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Kratzer Barber Shop
A major part of Urbana life was the
Kratzer Barber Shop. Myrval Kratzer
was son of Myrtle Beghtel and Ed
Kratzer. Below is article from Wabash
Plain Dealer by Earleen Ulery who
interviewed Myrval sometime in the
1970's.

We always enjoyed stopping at Myrvals
shop. Below are pictures from the shop.
Barber is town hair-storian
By Earleen Ulery
Community Affair Editor


URBANA Myrval Kratzer tenderly rubbed the
handmade board seat on his
barber chair.

Worn smooth as silk, it means much to the 81-year-old
man, who never thought as
a youth that he would spend much of his lifetime behind the
barber chair.

"The older it gets the better I like it," Kratzer said.

The seat, which has saddled Kratzer's barber chair for
decades, originally belonged to Kratzer's father, Ed. It was
carved from a garden seed box from Independence, Iowa,
which the elder Kratzer salvaged from Adam Cook's store
next door. Countless kids have sat on it.

"Mark Beghtel is a grandfatheI now and he used to sit on it
as a boy," Kratzer said.
Kratzer's Barber Shop, always one of the most popular
places in town, drew just about everybody from the
community.

"When Urbana was going strong, was I ever busy. Just
about everybody came in," hesaid.

"Mrs. Charles Purdy would bring her whole family and I'd
cut their hair one right after the other," he said as he named
each child. He rattled of the names of other Urbana families
that have had as many as four generations in Kratzer's
barber chairs the Millers, Speichers, Hauperts,
Daweses, Shultzes, Brembecks, Chamberlains, Karnses
and others.

Kratzer claims the title as the only person living in Urbana
who was born there, and tine was he knew everyone in the
community. But not any more, he says; times have changed.

Searching his keen memory about the town when he started
barbering nearly 60 yearsago, he sald, "It was a thriving
town. There were two banks, four grocery stores, a
hardware store, two barbershops, four creameries, a
bakery, a shoe cobbler, a blacksmith, a lumber company, a
stock yard, an elevator, a drug store, two restaurants and
Amber's Hotel where a person could get all they could eat
for 25

Six passenger trains a day ran through the town.

"Going to see the people get off the train was the only
excitement for the kids," he said.

Kratzer got his feet wet in the barbering trade as a high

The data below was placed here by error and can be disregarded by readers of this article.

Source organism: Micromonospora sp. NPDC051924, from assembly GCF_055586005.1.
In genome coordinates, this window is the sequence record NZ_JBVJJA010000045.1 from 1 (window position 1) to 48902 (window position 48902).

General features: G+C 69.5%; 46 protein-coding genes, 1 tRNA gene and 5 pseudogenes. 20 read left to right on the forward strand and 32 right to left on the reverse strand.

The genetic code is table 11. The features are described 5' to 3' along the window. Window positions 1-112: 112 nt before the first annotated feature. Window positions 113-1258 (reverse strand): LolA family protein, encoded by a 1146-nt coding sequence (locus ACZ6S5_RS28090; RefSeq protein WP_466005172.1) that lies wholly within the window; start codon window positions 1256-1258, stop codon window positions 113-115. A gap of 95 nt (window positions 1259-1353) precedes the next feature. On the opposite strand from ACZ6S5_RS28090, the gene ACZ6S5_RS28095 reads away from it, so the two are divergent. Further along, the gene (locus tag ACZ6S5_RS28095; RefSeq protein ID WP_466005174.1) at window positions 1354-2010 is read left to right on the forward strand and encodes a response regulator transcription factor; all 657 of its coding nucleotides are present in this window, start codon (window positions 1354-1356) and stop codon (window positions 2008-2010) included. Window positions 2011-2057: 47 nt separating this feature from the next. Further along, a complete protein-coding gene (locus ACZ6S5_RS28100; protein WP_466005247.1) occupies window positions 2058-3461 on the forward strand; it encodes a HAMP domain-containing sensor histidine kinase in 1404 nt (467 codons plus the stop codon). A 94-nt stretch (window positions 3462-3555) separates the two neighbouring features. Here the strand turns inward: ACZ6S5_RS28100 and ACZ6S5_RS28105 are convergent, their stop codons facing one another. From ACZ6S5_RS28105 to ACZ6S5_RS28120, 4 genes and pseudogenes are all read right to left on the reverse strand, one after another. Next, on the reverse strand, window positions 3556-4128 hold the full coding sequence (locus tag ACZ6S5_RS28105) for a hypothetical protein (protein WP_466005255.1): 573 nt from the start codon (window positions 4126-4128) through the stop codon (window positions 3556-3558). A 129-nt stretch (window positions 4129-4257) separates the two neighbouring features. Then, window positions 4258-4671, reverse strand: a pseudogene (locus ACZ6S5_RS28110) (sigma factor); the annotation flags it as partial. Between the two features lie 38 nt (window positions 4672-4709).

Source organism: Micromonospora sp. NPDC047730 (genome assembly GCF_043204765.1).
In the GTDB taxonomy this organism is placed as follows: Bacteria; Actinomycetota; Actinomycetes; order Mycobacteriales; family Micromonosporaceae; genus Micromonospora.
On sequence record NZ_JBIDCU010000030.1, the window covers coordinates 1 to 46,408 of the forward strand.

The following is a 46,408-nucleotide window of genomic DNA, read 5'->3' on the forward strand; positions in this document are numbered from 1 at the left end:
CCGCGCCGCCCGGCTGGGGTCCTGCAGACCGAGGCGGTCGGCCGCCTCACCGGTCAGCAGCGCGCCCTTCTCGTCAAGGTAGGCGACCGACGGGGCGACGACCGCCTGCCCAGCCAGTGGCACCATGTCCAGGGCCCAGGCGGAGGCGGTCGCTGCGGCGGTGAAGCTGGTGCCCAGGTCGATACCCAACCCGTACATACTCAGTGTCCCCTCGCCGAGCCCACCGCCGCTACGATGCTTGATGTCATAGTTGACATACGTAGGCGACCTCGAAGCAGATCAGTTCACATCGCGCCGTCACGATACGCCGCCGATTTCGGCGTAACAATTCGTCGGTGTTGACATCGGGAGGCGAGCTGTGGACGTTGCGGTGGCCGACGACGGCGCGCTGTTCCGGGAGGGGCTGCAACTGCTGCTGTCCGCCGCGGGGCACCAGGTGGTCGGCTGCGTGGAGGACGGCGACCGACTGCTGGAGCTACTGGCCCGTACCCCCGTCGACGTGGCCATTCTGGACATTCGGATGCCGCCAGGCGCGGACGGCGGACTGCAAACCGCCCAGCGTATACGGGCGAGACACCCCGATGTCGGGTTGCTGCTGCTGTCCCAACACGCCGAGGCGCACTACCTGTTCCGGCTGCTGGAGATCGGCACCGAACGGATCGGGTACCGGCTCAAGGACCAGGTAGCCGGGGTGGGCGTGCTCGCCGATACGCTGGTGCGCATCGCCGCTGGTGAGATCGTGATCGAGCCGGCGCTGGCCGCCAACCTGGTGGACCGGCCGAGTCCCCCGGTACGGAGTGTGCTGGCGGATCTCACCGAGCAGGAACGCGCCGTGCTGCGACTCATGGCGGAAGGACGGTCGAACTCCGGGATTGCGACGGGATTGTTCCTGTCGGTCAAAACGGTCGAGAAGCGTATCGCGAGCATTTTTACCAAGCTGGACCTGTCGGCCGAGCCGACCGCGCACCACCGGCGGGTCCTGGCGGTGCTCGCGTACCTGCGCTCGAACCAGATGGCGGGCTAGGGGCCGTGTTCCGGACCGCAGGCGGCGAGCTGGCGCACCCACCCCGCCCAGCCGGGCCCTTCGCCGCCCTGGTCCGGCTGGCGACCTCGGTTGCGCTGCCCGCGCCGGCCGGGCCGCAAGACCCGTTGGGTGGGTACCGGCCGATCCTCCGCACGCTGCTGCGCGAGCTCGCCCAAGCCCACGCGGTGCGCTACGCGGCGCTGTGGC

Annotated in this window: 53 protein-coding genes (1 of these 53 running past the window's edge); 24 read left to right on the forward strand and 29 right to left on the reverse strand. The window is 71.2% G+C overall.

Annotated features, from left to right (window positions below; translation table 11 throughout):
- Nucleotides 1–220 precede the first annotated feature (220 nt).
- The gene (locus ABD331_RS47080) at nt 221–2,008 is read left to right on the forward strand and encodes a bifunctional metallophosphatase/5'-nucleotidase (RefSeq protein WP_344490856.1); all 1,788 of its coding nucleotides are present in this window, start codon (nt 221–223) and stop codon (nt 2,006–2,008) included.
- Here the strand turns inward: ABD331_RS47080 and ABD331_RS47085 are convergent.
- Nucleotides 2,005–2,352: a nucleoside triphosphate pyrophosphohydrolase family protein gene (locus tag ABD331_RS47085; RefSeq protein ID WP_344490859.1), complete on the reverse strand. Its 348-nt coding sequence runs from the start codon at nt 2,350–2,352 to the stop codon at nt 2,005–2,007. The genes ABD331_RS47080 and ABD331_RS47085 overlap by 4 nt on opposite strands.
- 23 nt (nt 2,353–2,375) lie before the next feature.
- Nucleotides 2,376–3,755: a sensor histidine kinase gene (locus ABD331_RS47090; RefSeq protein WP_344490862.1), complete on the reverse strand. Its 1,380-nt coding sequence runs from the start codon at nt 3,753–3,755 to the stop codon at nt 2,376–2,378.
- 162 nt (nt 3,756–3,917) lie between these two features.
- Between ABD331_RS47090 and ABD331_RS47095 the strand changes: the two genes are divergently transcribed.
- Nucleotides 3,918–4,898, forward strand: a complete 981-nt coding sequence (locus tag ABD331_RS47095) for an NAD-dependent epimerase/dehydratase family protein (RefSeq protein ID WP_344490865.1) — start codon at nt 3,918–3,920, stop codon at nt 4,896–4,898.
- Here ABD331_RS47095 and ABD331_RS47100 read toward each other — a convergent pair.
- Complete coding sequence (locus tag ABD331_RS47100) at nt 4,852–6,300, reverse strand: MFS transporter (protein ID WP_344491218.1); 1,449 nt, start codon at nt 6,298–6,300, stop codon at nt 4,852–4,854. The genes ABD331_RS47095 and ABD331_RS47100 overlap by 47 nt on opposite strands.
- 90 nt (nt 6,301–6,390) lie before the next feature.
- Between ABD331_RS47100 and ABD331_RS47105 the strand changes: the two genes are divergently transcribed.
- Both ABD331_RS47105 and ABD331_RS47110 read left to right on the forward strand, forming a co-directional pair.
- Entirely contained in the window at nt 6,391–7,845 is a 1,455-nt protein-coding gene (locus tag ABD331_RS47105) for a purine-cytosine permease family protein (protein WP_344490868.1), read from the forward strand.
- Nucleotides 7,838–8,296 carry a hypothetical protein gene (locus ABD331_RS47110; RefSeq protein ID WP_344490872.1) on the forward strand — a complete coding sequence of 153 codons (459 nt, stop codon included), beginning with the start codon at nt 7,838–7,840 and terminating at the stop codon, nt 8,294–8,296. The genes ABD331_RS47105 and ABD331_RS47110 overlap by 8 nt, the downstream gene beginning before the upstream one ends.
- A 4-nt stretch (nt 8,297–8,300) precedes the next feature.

school boy when he worked for Virgil Britton and later for
Lawrence Giver. That shop was across the street from the
present one. In those days, the barbershop's cistern water
was heated in copper boilers on a coal oil heater, and
people warmed themselves by a pot bellied stove. Kratzer
learned the haircutting trade by doing.

After high school, Kratzer was a soldier in World War I
and worked in the office of the Ball Band Rubber Co. in
South Bend, where he met his wife, Maxine.
He borrowed $300 from the Urbana Bank and bought the
shop where he started in
1921.

His father, a jeweler and merchant, had his store across the
street. Kratzer moved in with him in 1924, when he
promised he would help with the barbering.

The time of men getting shampoos, massages and mud
packs are history now.

"Men got out of the habit and shampoos and tonics went the
way of shaves. There's nothing left but hair cuts, and that
suits me, he said.

In his early experience, haircuts were 35 cents and shaves
were a dime. Haircuts were short and people hadn't heard
of hair styling.

The Kratzer barbers burned the midnight oil, especially on
Saturdays when men wanted to get shaved late so they'd be
freshly trimmed for Sunday.

Kratzer also recalls when bobbed hair for women came in
about 50 years ago.
'When women first came in, they were so shy, "They would
bring their dust caps and cover up their hair," he said.

Barbering has been a large part of Kratzer's life, but not the
only part.

He was a substitute mail carrier for 30 years and worked
several hours a day in Cyclone Manufacturing Co.'s
shipping department for about the same length of time.

And he was probably Wabash County's most prolific prize
winner. Working mostly with magazine contests, he won
cars, a tractor, washing machine, refrigerator, stove, ponies,
a diamond ring, bicycles, watches and more trinkets and
treasures.
Kratzer still keeps himself busy with the barbershop but he's
cut down the hours. He still stays open two nights a week,
but takes off two afternoons.

He remembers well, a bit longingly, when the barbershop
was as popular a loafing place as the country store cracker
barrel.

And in recent years Jesse Devers, Carl and Frank Eiler,
Frank Crumley and Herman Gray would come in to chat a
while. But they are all gone now.

"I miss them," he said. "The days seem longer. But I've got a
good business and I'm thankful I'm still able to do it. I've
had good health through the years and good food. I've been
well taken care of by Maxine," he said
Myrval cutting Floyd (T.I.) Whistler's hair
Myrval cutting hair of Art Eaton, great grandson Lu
& Ralph Oliver